Korat Cat

Korats are a slate blue-grey shorthair domestic cat with a small to medium build and a low percentage of body fat. Their bodies are semi-cobby, and surprisingly heavy for their size. Korat cats are intelligent, playful, active cats and form strong bonds with people. Among Korats' distinguishing characteristics are their heart-shaped heads and large green eyes. They are one of a few breeds where individuals have only one color (some are yellow-green, rather than blue-grey).

The Korat cat is one of the oldest stable cat breeds. Originating in Thailand, it is named after the Nakhon Ratchasima province (typically called "Korat" by the Thai people). In Thailand it is known as Si-Sawat, meaning "Color of the Sawat Seed". They are known colloquially as the "Good Luck Cat" and are given in pairs to newlyweds or to people who are highly esteemed, for good luck. Until recently, Korats were not sold, but only given as gifts.

However, Korats are no longer seen in Thailand, having long since interbred with cats brought by, e.g., U.S. personnel during the 2nd Indochina War (Vietnam War). (Korat, for example, was a major R-n-R town due to its proximity to Laos, Cambodia and Vietnam.) Korats now exist due to the diligent efforts of a few cat breeders, most (perhaps all) of whom are outside of Thailand.

The first mention of the Korat cat is in "The Cat-Book Poems" authored between 1350 and 1767 AD in Thailand, now in the National library in Bangkok. However, the illustration of the Korat in this book is not detailed enough to be definitive as to the breed portrayed. In recent years the Korat has graced a postage stamp in Thailand. An example hangs prominently in the city of Korat's post office.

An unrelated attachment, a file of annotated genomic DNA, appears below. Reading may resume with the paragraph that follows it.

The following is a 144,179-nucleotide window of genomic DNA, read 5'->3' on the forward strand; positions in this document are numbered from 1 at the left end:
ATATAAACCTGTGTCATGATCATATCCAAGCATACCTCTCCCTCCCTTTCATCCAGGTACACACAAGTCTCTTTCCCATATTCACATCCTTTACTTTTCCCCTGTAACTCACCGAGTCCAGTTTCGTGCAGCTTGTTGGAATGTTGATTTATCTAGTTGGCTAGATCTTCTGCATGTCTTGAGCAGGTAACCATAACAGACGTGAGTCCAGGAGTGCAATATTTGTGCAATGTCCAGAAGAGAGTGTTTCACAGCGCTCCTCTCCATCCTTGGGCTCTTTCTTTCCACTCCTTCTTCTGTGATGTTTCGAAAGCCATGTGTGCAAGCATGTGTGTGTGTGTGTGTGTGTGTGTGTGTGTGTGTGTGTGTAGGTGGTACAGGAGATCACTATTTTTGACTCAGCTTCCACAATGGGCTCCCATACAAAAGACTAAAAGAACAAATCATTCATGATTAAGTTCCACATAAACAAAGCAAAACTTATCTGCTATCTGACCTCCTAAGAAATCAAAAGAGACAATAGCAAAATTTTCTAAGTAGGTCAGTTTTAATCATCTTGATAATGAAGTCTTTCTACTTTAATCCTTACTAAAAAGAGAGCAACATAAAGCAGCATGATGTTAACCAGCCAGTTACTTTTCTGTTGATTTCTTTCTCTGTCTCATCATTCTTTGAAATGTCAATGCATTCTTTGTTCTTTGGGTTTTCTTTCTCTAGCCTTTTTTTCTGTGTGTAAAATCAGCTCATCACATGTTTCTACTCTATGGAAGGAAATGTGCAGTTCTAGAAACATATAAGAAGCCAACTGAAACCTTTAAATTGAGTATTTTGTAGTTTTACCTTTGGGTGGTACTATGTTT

Korats first appeared in America in the 1950s and arrived in Britain from there in 1972. Jean Johnson introduced Korats to the US in 1959. She had lived in Thailand, where she encountered the cat breed. Her first pair were named Nara (male) and Dara (female). The Korat was introduced to the UK by Miss Betty Munford of The High Street, Hungerford. Betty was affectionately known as the Cat Lady of Hungerford. Betty died in June 2009.

Although it is quite rare, some Korats may occasionally possess strikingly or faint white markings or spots or even very faint gray stripes. Sometimes these spots increase in size with age. These are seen as flaws, and the cats are not allowed to be displayed in cat shows, although of course it has no effect on their personality or health.

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